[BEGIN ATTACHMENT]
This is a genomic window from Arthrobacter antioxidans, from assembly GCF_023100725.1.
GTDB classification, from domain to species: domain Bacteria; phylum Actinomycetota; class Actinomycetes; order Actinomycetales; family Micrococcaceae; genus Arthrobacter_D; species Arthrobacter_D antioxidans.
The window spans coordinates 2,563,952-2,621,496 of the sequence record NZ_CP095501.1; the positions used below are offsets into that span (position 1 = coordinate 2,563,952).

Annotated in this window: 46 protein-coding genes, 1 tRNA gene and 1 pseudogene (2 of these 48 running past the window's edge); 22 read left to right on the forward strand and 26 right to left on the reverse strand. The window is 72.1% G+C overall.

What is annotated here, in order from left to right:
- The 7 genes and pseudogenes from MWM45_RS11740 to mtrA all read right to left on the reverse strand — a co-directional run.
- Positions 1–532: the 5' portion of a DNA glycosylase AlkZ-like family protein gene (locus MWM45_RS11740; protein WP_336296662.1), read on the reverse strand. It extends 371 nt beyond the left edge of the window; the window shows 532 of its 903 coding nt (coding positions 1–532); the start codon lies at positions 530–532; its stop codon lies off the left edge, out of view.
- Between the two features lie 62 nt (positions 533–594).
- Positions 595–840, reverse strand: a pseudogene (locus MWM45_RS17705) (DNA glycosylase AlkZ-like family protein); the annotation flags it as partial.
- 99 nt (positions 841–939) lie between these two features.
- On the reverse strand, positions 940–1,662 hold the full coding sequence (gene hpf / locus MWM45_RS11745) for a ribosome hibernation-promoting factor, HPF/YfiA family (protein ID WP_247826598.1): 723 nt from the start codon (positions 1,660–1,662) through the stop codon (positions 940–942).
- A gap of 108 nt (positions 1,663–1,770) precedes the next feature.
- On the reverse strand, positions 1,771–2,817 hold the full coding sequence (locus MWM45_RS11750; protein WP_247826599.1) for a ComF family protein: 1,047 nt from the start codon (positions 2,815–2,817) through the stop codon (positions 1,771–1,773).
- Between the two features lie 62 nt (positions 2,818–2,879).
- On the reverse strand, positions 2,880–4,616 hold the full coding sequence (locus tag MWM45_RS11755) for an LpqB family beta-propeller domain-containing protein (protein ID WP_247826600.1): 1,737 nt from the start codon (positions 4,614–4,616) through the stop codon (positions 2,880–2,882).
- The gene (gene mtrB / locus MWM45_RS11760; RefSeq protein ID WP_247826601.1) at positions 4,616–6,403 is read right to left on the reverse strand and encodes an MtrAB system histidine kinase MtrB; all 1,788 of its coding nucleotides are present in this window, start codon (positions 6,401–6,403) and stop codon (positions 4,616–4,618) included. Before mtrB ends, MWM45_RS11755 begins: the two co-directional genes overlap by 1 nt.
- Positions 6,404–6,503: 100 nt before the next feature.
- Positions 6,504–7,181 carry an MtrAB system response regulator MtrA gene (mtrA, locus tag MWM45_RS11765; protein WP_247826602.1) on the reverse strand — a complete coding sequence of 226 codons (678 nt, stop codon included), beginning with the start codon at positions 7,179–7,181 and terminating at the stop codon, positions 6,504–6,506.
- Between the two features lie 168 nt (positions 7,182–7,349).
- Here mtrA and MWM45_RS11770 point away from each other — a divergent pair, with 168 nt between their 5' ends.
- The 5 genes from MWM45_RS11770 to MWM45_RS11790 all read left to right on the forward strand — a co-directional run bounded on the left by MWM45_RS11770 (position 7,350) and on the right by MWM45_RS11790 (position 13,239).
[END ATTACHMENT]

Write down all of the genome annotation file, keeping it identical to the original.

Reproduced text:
This is a genomic window from Arthrobacter antioxidans, from assembly GCF_023100725.1.
GTDB classification, from domain to species: domain Bacteria; phylum Actinomycetota; class Actinomycetes; order Actinomycetales; family Micrococcaceae; genus Arthrobacter_D; species Arthrobacter_D antioxidans.
The window spans coordinates 2,563,952-2,621,496 of the sequence record NZ_CP095501.1; the positions used below are offsets into that span (position 1 = coordinate 2,563,952).

Annotated in this window: 46 protein-coding genes, 1 tRNA gene and 1 pseudogene (2 of these 48 running past the window's edge); 22 read left to right on the forward strand and 26 right to left on the reverse strand. The window is 72.1% G+C overall.

What is annotated here, in order from left to right:
- The 7 genes and pseudogenes from MWM45_RS11740 to mtrA all read right to left on the reverse strand — a co-directional run.
- Positions 1–532: the 5' portion of a DNA glycosylase AlkZ-like family protein gene (locus MWM45_RS11740; protein WP_336296662.1), read on the reverse strand. It extends 371 nt beyond the left edge of the window; the window shows 532 of its 903 coding nt (coding positions 1–532); the start codon lies at positions 530–532; its stop codon lies off the left edge, out of view.
- Between the two features lie 62 nt (positions 533–594).
- Positions 595–840, reverse strand: a pseudogene (locus MWM45_RS17705) (DNA glycosylase AlkZ-like family protein); the annotation flags it as partial.
- 99 nt (positions 841–939) lie between these two features.
- On the reverse strand, positions 940–1,662 hold the full coding sequence (gene hpf / locus MWM45_RS11745) for a ribosome hibernation-promoting factor, HPF/YfiA family (protein ID WP_247826598.1): 723 nt from the start codon (positions 1,660–1,662) through the stop codon (positions 940–942).
- A gap of 108 nt (positions 1,663–1,770) precedes the next feature.
- On the reverse strand, positions 1,771–2,817 hold the full coding sequence (locus MWM45_RS11750; protein WP_247826599.1) for a ComF family protein: 1,047 nt from the start codon (positions 2,815–2,817) through the stop codon (positions 1,771–1,773).
- Between the two features lie 62 nt (positions 2,818–2,879).
- On the reverse strand, positions 2,880–4,616 hold the full coding sequence (locus tag MWM45_RS11755) for an LpqB family beta-propeller domain-containing protein (protein ID WP_247826600.1): 1,737 nt from the start codon (positions 4,614–4,616) through the stop codon (positions 2,880–2,882).
- The gene (gene mtrB / locus MWM45_RS11760; RefSeq protein ID WP_247826601.1) at positions 4,616–6,403 is read right to left on the reverse strand and encodes an MtrAB system histidine kinase MtrB; all 1,788 of its coding nucleotides are present in this window, start codon (positions 6,401–6,403) and stop codon (positions 4,616–4,618) included. Before mtrB ends, MWM45_RS11755 begins: the two co-directional genes overlap by 1 nt.
- Positions 6,404–6,503: 100 nt before the next feature.
- Positions 6,504–7,181 carry an MtrAB system response regulator MtrA gene (mtrA, locus tag MWM45_RS11765; protein WP_247826602.1) on the reverse strand — a complete coding sequence of 226 codons (678 nt, stop codon included), beginning with the start codon at positions 7,179–7,181 and terminating at the stop codon, positions 6,504–6,506.
- Between the two features lie 168 nt (positions 7,182–7,349).
- Here mtrA and MWM45_RS11770 point away from each other — a divergent pair, with 168 nt between their 5' ends.
- The 5 genes from MWM45_RS11770 to MWM45_RS11790 all read left to right on the forward strand — a co-directional run bounded on the left by MWM45_RS11770 (position 7,350) and on the right by MWM45_RS11790 (position 13,239).